Playing with Blocks

Two weeks ago, I sat in the doctor’s office and explained that, despite my best and repeated efforts, I had completely and utterly failed at taping my foot. Despite that, the ache in my arch was gone, and the initial pain from the cyst a distant memory. With that, I was cleared for “running,” given a “graduation” tech tee, some stability exercises (he was worried that the hip and knee weakness he saw could eventually lead to some bigger issues), and told me he never wanted to see me again (in the nicest sense).

“Running,” in this sense, has been a gradual return to normal mileage. Three days a week, I have been alternating running and walking for 30-minute increments using city blocks as a guide. Day 1: 1 run/1 walk. Day 2: 2 run/1 walk. Day 3: 3 run/1 walk, etc. The first day was both amazing (I’m running again!) and excruciating. (Oh, wait. Nope. Now I’m walking.)

run plan

For two weeks, I followed the gradual increase in running periods. On Saturday, I “graduated” from the program, running around 4ish miles with 1-2min walking breaks between miles. I felt amazing and excited. With that run, I was now free to run however I wanted (still easy — no speed work for a few more weeks to be safe).

I’ve also been doing my PT exercises at home, and they have been absolutely crushing me. Nothing reminds you that you’ve been neglecting strength work like sidelying abductions with resistance bands, or lateral planks. (I obviously chose the fresh-faced, super-fit images of women I most resemble… except my smiles have a tinge of desperation to them – not unlike Katie Holmes’s wedding photos.)

Source and Source

Yesterday, encouraged by my new freedom, and excited by the beautiful, early-Fall-like weather we’ve been having, I donned my foot rehab graduation shirt and hit the road. After a half of a mile, I took a step and felt a familiar feeling of shifting bones/ligaments/whatever is in your foot …and pain. I walked home, crying a little bit, and hating everything about that beautiful weather and my amazingly great-fitting graduation shirt. Towards the end of my walk of shame, my foot wasn’t feeling “pain” anymore, and I was actually able to run essentially pain-free for the final block. I still iced it, and definitely wanted to punch a wall. This is not the triumphant “I AM BACK – BOW DOWN, BEYONCE!“-type post I had hoped to be writing.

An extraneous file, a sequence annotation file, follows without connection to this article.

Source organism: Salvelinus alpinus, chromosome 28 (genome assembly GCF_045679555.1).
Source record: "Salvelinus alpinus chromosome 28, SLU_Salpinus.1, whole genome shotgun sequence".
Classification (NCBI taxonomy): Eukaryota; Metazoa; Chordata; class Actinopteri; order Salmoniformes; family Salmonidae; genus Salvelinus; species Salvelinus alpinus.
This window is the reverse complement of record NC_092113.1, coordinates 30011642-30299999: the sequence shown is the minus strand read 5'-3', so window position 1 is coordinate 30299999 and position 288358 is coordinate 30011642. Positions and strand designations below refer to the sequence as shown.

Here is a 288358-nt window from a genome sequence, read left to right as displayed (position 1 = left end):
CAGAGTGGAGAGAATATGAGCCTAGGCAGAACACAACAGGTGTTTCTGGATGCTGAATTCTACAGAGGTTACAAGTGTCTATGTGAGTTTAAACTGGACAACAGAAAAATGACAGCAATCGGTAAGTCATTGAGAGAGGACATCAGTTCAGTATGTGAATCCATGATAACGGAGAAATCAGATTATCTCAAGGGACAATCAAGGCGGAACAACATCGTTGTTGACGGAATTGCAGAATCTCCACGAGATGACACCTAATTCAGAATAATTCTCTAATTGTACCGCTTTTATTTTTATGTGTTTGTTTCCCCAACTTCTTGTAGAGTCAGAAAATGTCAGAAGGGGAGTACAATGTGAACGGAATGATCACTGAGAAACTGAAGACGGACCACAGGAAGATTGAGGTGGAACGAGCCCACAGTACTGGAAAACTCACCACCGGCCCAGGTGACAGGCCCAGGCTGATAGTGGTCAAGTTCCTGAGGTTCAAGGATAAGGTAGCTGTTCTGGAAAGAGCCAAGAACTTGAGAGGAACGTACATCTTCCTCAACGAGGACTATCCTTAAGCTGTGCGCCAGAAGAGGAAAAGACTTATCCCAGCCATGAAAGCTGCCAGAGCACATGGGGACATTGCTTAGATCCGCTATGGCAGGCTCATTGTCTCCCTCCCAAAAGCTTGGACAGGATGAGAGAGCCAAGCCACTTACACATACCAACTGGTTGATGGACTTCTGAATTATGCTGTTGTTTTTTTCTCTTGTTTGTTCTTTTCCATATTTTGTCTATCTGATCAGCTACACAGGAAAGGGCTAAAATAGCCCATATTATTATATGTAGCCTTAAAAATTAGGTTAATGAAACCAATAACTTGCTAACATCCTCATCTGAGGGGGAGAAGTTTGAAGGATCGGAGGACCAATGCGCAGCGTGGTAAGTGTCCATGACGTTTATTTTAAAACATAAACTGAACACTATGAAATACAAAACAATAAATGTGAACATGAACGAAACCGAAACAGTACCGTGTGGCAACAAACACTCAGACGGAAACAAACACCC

The pain I felt was essentially the same pain/experience that brought me to the doctor in the first place — and completely different than the arch strain I had been dealing with. To say I’m frustrated is an understatement. The pain is not as *bad* as it was the first time; I’m walking fine today, and I really only feel the same twinge when I twist my foot (which was kind of still the case over the past few weeks, and is likely just my foot still needing some more time to chill out). Maybe it was the cyst. Maybe it was never the cyst.

In the shadows of this frustration, I found myself thinking about my goals and my running career (both past and future) and what this foot issue might mean.

  • What if distance running just isn’t in the cards for me moving forward?
  • What if I’m forced to focus on shorter distances?
  • What if my dream of Boston (and all that entails) is physically no longer a reality?
  • Would I be OK with that?
  • Would I learn to love 5ks that much more?
  • Would I feel trapped by my limitations?
  • Will I ever be able to wear heels again?

It’s entirely possible that none of these questions are relevant. Maybe I’ll heal up and win an ultra while carrying underprivileged children on my back. Maybe I’ll qualify for the Olympics in some weird Rookie of the Year-type story arc. Maybe I’ll get really into water aerobics and start an activity-based tourism company in Venice, Italy, that combines architectural tours and low-impact fitness.

What I do know is that I’ll be resting my foot, and taking more time away from running-centric exercises for the near future. That means discovering what is fun outside of running. (Please, someone. Tell me something is fun outside of running.) More swimming, more spinning, more group classes at my gym, more ping pong with Martellus Bennett, with the ultimate goal of maintaining stress levels and fitness with the hope that my foot will eventually begin to cooperate. Does finger-crossing count as cardio?

One Comment

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  1. NO!!! I was hoping this would be a triumphant post. Keep at the rest and rehab; hopefully your foot will stop being a jerk soon!


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